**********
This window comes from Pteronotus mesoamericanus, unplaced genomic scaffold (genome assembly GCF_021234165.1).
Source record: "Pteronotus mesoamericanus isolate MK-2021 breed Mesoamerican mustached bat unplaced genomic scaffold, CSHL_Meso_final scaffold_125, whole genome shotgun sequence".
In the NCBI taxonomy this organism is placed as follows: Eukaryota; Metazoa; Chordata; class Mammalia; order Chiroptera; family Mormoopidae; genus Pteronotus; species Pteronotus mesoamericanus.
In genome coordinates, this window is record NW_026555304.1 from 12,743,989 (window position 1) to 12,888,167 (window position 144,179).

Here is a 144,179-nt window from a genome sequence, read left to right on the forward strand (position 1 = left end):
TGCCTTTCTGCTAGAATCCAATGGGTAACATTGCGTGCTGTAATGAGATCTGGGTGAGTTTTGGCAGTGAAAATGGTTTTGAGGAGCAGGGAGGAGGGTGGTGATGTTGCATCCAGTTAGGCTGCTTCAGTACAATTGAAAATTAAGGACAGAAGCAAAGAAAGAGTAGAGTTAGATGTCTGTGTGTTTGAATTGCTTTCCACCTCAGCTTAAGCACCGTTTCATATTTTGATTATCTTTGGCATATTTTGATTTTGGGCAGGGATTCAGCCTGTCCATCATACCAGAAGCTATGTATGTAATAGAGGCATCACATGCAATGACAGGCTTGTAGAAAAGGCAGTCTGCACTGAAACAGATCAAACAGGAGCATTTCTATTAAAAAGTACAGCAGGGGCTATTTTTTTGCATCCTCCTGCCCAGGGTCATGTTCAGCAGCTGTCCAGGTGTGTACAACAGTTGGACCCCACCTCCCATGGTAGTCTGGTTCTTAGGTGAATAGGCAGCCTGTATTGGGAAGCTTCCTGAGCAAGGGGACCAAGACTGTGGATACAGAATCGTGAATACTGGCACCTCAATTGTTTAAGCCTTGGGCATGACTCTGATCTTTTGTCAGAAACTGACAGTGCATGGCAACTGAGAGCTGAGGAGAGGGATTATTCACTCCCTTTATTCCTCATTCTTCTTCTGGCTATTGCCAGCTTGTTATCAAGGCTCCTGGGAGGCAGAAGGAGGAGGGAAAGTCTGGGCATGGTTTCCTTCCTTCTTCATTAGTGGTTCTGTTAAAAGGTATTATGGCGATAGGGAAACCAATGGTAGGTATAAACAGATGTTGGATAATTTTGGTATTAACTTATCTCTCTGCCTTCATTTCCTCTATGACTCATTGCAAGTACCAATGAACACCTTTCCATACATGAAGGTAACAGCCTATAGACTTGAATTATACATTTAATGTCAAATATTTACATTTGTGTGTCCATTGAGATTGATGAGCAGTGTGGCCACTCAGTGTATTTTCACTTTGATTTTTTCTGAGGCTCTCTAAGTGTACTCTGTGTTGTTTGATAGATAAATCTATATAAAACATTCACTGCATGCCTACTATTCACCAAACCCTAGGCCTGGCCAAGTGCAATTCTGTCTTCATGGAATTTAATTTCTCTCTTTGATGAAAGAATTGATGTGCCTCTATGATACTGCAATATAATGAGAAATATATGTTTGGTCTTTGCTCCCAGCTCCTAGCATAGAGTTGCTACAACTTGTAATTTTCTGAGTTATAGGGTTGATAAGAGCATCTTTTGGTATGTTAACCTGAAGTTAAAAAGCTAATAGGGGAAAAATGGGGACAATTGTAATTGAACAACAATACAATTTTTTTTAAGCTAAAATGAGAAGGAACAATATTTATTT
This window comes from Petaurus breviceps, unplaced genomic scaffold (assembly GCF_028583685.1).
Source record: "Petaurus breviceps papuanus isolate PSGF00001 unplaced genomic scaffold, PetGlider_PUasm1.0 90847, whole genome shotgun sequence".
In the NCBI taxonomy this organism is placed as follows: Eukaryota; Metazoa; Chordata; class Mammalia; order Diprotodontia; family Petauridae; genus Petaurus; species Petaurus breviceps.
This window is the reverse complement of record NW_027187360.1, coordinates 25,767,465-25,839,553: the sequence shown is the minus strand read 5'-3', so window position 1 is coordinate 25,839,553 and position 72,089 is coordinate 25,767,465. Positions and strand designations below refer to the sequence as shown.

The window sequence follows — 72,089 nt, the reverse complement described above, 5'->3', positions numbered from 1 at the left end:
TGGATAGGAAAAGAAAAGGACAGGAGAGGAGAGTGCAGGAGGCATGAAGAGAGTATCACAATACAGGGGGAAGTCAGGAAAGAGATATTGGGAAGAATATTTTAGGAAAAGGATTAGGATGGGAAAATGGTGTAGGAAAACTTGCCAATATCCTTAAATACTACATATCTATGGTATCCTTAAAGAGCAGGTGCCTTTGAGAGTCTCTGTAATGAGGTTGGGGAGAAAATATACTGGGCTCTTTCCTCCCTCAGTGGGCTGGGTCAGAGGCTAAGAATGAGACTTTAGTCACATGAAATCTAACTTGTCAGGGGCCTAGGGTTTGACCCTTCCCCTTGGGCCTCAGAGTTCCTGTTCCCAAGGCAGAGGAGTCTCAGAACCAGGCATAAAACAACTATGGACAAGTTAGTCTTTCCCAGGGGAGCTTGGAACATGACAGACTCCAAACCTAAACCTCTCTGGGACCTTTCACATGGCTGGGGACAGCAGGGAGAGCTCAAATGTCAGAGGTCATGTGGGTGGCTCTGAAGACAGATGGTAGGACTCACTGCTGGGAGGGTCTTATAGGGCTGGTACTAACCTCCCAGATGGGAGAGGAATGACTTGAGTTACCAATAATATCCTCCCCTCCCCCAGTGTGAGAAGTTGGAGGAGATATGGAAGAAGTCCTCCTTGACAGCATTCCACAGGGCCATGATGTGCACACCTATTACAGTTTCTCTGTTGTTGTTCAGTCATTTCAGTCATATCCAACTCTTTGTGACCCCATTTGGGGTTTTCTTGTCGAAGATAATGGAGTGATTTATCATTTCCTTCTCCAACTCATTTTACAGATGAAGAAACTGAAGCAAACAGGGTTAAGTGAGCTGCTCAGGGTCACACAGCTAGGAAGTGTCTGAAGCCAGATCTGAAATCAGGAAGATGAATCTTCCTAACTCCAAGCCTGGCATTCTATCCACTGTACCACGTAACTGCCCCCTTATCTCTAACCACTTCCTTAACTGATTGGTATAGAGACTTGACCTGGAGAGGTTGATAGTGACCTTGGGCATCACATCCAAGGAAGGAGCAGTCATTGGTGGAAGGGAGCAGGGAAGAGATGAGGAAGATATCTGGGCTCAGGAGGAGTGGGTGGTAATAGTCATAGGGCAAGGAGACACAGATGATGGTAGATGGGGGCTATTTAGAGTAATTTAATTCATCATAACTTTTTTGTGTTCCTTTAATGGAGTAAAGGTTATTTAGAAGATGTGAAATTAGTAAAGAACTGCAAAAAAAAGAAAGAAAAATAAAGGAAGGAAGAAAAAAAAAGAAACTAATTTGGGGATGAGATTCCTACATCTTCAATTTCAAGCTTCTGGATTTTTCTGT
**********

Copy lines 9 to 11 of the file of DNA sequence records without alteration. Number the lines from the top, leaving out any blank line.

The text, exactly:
In the NCBI taxonomy this organism is placed as follows: Eukaryota; Metazoa; Chordata; class Mammalia; order Diprotodontia; family Petauridae; genus Petaurus; species Petaurus breviceps.
This window is the reverse complement of record NW_027187360.1, coordinates 25,767,465-25,839,553: the sequence shown is the minus strand read 5'-3', so window position 1 is coordinate 25,839,553 and position 72,089 is coordinate 25,767,465. Positions and strand designations below refer to the sequence as shown.

The window sequence follows — 72,089 nt, the reverse complement described above, 5'->3', positions numbered from 1 at the left end: